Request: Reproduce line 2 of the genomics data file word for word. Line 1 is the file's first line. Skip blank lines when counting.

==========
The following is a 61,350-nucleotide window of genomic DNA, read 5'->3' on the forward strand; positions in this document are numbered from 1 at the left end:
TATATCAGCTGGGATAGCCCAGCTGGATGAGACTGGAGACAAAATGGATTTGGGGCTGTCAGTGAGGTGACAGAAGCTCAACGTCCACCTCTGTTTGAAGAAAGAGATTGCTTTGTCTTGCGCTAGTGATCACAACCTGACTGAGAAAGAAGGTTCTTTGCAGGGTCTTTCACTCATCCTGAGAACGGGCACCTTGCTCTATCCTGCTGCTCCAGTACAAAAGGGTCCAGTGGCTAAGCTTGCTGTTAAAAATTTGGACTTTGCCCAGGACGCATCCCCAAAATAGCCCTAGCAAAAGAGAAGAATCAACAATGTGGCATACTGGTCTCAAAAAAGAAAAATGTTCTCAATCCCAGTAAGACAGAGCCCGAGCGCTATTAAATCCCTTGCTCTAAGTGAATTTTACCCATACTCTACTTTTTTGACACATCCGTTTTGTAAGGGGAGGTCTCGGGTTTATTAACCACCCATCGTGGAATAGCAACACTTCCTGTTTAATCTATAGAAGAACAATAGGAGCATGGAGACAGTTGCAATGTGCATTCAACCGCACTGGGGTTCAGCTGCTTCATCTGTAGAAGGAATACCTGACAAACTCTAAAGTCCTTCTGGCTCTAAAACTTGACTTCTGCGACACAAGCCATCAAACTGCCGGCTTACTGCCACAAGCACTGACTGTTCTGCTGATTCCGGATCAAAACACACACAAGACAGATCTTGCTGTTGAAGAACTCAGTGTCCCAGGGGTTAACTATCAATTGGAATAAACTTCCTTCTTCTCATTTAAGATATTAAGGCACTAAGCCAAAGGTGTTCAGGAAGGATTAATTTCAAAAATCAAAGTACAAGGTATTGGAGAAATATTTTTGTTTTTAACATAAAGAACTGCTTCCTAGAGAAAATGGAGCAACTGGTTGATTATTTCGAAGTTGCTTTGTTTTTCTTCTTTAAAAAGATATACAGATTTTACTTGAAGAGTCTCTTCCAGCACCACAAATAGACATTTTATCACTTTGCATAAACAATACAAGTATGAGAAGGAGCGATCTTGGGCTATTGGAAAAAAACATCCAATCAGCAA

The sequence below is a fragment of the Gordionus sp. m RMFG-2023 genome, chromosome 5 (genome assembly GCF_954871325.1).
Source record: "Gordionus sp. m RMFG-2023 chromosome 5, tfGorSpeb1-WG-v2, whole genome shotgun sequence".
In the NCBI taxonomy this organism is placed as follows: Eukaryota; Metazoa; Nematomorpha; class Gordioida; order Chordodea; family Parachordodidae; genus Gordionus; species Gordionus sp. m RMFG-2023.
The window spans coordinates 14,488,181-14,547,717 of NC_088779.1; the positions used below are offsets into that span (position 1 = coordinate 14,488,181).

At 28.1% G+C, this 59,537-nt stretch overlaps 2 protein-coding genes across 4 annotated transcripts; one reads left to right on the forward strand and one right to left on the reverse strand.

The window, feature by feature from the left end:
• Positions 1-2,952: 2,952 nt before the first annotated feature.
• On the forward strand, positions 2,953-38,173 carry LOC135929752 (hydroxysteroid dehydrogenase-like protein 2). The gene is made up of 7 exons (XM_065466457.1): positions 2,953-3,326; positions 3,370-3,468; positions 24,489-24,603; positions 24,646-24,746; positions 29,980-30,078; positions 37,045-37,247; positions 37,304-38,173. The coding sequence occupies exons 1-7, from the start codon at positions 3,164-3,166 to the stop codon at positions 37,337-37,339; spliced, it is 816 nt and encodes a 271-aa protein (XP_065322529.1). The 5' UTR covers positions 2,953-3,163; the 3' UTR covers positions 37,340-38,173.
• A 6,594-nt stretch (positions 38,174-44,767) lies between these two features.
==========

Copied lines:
TATATCAGCTGGGATAGCCCAGCTGGATGAGACTGGAGACAAAATGGATTTGGGGCTGTCAGTGAGGTGACAGAAGCTCAACGTCCACCTCTGTTTGAAGAAAGAGATTGCTTTGTCTTGCGCTAGTGATCACAACCTGACTGAGAAAGAAGGTTCTTTGCAGGGTCTTTCACTCATCCTGAGAACGGGCACCTTGCTCTATCCTGCTGCTCCAGTACAAAAGGGTCCAGTGGCTAAGCTTGCTGTTAAAAATTTGGACTTTGCCCAGGACGCATCCCCAAAATAGCCCTAGCAAAAGAGAAGAATCAACAATGTGGCATACTGGTCTCAAAAAAGAAAAATGTTCTCAATCCCAGTAAGACAGAGCCCGAGCGCTATTAAATCCCTTGCTCTAAGTGAATTTTACCCATACTCTACTTTTTTGACACATCCGTTTTGTAAGGGGAGGTCTCGGGTTTATTAACCACCCATCGTGGAATAGCAACACTTCCTGTTTAATCTATAGAAGAACAATAGGAGCATGGAGACAGTTGCAATGTGCATTCAACCGCACTGGGGTTCAGCTGCTTCATCTGTAGAAGGAATACCTGACAAACTCTAAAGTCCTTCTGGCTCTAAAACTTGACTTCTGCGACACAAGCCATCAAACTGCCGGCTTACTGCCACAAGCACTGACTGTTCTGCTGATTCCGGATCAAAACACACACAAGACAGATCTTGCTGTTGAAGAACTCAGTGTCCCAGGGGTTAACTATCAATTGGAATAAACTTCCTTCTTCTCATTTAAGATATTAAGGCACTAAGCCAAAGGTGTTCAGGAAGGATTAATTTCAAAAATCAAAGTACAAGGTATTGGAGAAATATTTTTGTTTTTAACATAAAGAACTGCTTCCTAGAGAAAATGGAGCAACTGGTTGATTATTTCGAAGTTGCTTTGTTTTTCTTCTTTAAAAAGATATACAGATTTTACTTGAAGAGTCTCTTCCAGCACCACAAATAGACATTTTATCACTTTGCATAAACAATACAAGTATGAGAAGGAGCGATCTTGGGCTATTGGAAAAAAACATCCAATCAGCAA